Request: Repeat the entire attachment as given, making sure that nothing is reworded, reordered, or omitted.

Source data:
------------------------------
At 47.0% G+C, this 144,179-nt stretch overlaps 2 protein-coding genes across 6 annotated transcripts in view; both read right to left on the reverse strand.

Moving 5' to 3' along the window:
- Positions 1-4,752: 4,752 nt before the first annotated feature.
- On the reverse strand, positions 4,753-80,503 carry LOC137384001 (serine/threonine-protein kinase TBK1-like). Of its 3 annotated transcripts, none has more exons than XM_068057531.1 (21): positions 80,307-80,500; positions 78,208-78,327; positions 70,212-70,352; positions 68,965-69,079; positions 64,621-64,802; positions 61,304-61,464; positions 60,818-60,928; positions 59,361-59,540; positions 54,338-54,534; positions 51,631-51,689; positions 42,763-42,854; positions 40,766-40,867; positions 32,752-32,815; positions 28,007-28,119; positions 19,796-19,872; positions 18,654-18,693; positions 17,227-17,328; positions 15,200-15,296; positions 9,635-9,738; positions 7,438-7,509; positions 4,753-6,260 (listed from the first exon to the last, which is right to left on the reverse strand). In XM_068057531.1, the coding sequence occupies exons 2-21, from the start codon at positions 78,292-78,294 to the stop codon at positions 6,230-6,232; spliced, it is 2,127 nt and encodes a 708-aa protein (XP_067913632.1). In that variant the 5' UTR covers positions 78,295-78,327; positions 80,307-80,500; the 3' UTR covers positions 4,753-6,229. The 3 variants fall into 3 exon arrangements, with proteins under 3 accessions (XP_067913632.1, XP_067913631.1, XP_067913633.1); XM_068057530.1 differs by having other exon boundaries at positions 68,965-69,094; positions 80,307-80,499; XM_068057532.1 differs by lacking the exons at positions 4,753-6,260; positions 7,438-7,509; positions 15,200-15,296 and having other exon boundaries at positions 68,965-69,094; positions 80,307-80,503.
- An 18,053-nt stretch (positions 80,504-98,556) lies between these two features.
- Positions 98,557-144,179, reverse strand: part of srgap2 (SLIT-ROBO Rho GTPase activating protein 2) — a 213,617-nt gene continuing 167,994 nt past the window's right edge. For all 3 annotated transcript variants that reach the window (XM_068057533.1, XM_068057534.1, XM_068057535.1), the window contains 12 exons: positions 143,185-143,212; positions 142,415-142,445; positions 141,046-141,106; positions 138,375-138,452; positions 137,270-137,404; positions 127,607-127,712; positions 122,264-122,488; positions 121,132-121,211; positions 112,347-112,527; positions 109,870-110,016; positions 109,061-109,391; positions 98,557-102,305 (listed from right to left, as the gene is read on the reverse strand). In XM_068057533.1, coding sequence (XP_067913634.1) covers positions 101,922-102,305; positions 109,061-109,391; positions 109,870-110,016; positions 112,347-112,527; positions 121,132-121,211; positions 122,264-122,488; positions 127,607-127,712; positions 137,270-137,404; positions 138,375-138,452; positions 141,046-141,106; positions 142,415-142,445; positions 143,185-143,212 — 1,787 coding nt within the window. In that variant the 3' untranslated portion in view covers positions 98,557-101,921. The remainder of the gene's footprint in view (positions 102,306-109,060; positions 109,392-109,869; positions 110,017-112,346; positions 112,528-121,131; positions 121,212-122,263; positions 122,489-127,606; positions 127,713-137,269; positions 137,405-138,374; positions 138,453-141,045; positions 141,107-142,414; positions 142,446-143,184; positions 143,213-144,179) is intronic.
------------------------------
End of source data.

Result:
At 47.0% G+C, this 144,179-nt stretch overlaps 2 protein-coding genes across 6 annotated transcripts in view; both read right to left on the reverse strand.

Moving 5' to 3' along the window:
- Positions 1-4,752: 4,752 nt before the first annotated feature.
- On the reverse strand, positions 4,753-80,503 carry LOC137384001 (serine/threonine-protein kinase TBK1-like). Of its 3 annotated transcripts, none has more exons than XM_068057531.1 (21): positions 80,307-80,500; positions 78,208-78,327; positions 70,212-70,352; positions 68,965-69,079; positions 64,621-64,802; positions 61,304-61,464; positions 60,818-60,928; positions 59,361-59,540; positions 54,338-54,534; positions 51,631-51,689; positions 42,763-42,854; positions 40,766-40,867; positions 32,752-32,815; positions 28,007-28,119; positions 19,796-19,872; positions 18,654-18,693; positions 17,227-17,328; positions 15,200-15,296; positions 9,635-9,738; positions 7,438-7,509; positions 4,753-6,260 (listed from the first exon to the last, which is right to left on the reverse strand). In XM_068057531.1, the coding sequence occupies exons 2-21, from the start codon at positions 78,292-78,294 to the stop codon at positions 6,230-6,232; spliced, it is 2,127 nt and encodes a 708-aa protein (XP_067913632.1). In that variant the 5' UTR covers positions 78,295-78,327; positions 80,307-80,500; the 3' UTR covers positions 4,753-6,229. The 3 variants fall into 3 exon arrangements, with proteins under 3 accessions (XP_067913632.1, XP_067913631.1, XP_067913633.1); XM_068057530.1 differs by having other exon boundaries at positions 68,965-69,094; positions 80,307-80,499; XM_068057532.1 differs by lacking the exons at positions 4,753-6,260; positions 7,438-7,509; positions 15,200-15,296 and having other exon boundaries at positions 68,965-69,094; positions 80,307-80,503.
- An 18,053-nt stretch (positions 80,504-98,556) lies between these two features.
- Positions 98,557-144,179, reverse strand: part of srgap2 (SLIT-ROBO Rho GTPase activating protein 2) — a 213,617-nt gene continuing 167,994 nt past the window's right edge. For all 3 annotated transcript variants that reach the window (XM_068057533.1, XM_068057534.1, XM_068057535.1), the window contains 12 exons: positions 143,185-143,212; positions 142,415-142,445; positions 141,046-141,106; positions 138,375-138,452; positions 137,270-137,404; positions 127,607-127,712; positions 122,264-122,488; positions 121,132-121,211; positions 112,347-112,527; positions 109,870-110,016; positions 109,061-109,391; positions 98,557-102,305 (listed from right to left, as the gene is read on the reverse strand). In XM_068057533.1, coding sequence (XP_067913634.1) covers positions 101,922-102,305; positions 109,061-109,391; positions 109,870-110,016; positions 112,347-112,527; positions 121,132-121,211; positions 122,264-122,488; positions 127,607-127,712; positions 137,270-137,404; positions 138,375-138,452; positions 141,046-141,106; positions 142,415-142,445; positions 143,185-143,212 — 1,787 coding nt within the window. In that variant the 3' untranslated portion in view covers positions 98,557-101,921. The remainder of the gene's footprint in view (positions 102,306-109,060; positions 109,392-109,869; positions 110,017-112,346; positions 112,528-121,131; positions 121,212-122,263; positions 122,489-127,606; positions 127,713-137,269; positions 137,405-138,374; positions 138,453-141,045; positions 141,107-142,414; positions 142,446-143,184; positions 143,213-144,179) is intronic.